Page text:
The adoption of the new Constitution in Morocco took place in 2011 in times of tense political, economic and social changes, when the Arab world was witnessing historic upheavals. The progress enshrined by the Constitution included the new separation of powers, primacy of human rights, strengthening the judiciary’s independence, the principle of non-discrimination, gender equality, recognition of the Amazigh language, the importance of the role of civil society and the right of petition.
However, some provisions were restrictive, limiting their scope. The primacy of ratified international treaties is only recognised in so long as they respect ‘national identity.’ For example, gender equality is guaranteed in so far as it conforms to “constants of the Kingdom.”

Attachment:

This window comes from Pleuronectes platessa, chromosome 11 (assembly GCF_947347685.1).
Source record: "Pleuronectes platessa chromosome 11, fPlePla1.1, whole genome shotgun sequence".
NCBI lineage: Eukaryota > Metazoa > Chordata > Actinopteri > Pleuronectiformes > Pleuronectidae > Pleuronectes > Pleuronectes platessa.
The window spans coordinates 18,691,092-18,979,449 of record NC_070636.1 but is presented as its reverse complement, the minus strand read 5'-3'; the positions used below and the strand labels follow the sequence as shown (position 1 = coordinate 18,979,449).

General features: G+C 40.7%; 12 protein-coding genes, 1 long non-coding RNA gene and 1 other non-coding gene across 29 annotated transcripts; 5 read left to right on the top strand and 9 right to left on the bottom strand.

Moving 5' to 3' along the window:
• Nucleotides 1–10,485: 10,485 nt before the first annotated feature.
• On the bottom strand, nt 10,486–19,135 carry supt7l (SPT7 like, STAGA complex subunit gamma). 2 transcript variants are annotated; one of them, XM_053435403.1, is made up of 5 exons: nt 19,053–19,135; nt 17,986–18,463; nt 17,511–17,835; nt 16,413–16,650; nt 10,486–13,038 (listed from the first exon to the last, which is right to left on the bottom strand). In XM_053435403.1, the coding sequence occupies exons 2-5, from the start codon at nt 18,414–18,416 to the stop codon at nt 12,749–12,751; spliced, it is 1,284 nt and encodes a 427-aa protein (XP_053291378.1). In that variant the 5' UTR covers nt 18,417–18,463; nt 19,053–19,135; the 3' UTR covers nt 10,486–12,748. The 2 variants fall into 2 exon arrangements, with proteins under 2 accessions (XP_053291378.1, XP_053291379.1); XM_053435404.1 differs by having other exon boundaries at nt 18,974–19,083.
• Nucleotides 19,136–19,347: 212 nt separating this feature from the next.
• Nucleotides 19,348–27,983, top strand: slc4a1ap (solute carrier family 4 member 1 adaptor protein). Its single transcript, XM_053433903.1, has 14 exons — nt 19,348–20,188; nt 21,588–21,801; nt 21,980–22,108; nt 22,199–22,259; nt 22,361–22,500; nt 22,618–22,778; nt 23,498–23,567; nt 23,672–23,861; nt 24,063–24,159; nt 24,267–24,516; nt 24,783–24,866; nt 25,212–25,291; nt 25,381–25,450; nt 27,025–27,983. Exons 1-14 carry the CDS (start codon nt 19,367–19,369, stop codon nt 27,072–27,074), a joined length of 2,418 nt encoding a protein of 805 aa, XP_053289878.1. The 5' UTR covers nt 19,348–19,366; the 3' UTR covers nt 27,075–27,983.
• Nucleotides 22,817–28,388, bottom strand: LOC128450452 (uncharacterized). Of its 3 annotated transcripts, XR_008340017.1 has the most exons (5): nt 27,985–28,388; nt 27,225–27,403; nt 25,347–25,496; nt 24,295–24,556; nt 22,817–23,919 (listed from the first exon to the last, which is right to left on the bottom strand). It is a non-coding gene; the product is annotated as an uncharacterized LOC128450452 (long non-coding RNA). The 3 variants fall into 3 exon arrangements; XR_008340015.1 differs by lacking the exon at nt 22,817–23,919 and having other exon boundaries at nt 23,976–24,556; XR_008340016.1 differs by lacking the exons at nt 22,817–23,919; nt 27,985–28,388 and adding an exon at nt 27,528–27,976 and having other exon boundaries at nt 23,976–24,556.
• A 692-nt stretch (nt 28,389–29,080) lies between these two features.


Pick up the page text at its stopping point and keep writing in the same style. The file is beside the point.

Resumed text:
Three years after the adoption of the Constitution, the constitutional provisions are yet to be implemented, in law and in practice. The justice reform remains one of the major challenge for Morocco.
While the 2014 regularisation process of undocumented migrants was an important milestone in recognising the rights of migrants and refugees, it was accompanied by mass arrests, arbitrary detentions and forced evictions, especially of sub-Saharan nationals.
Restrictions on freedom of demonstration and assembly are common in the Kingdom. In the specific context of the Western Sahara, de facto administered by Morocco, violations of public and individual freedoms as well as the systematic repression of dissenting voices occur in contravention to Morocco’s international commitments. EuroMed Rights has called for the extension of MINURSO mandate to include an independent monitoring mechanism ensuring respect for fundamental rights.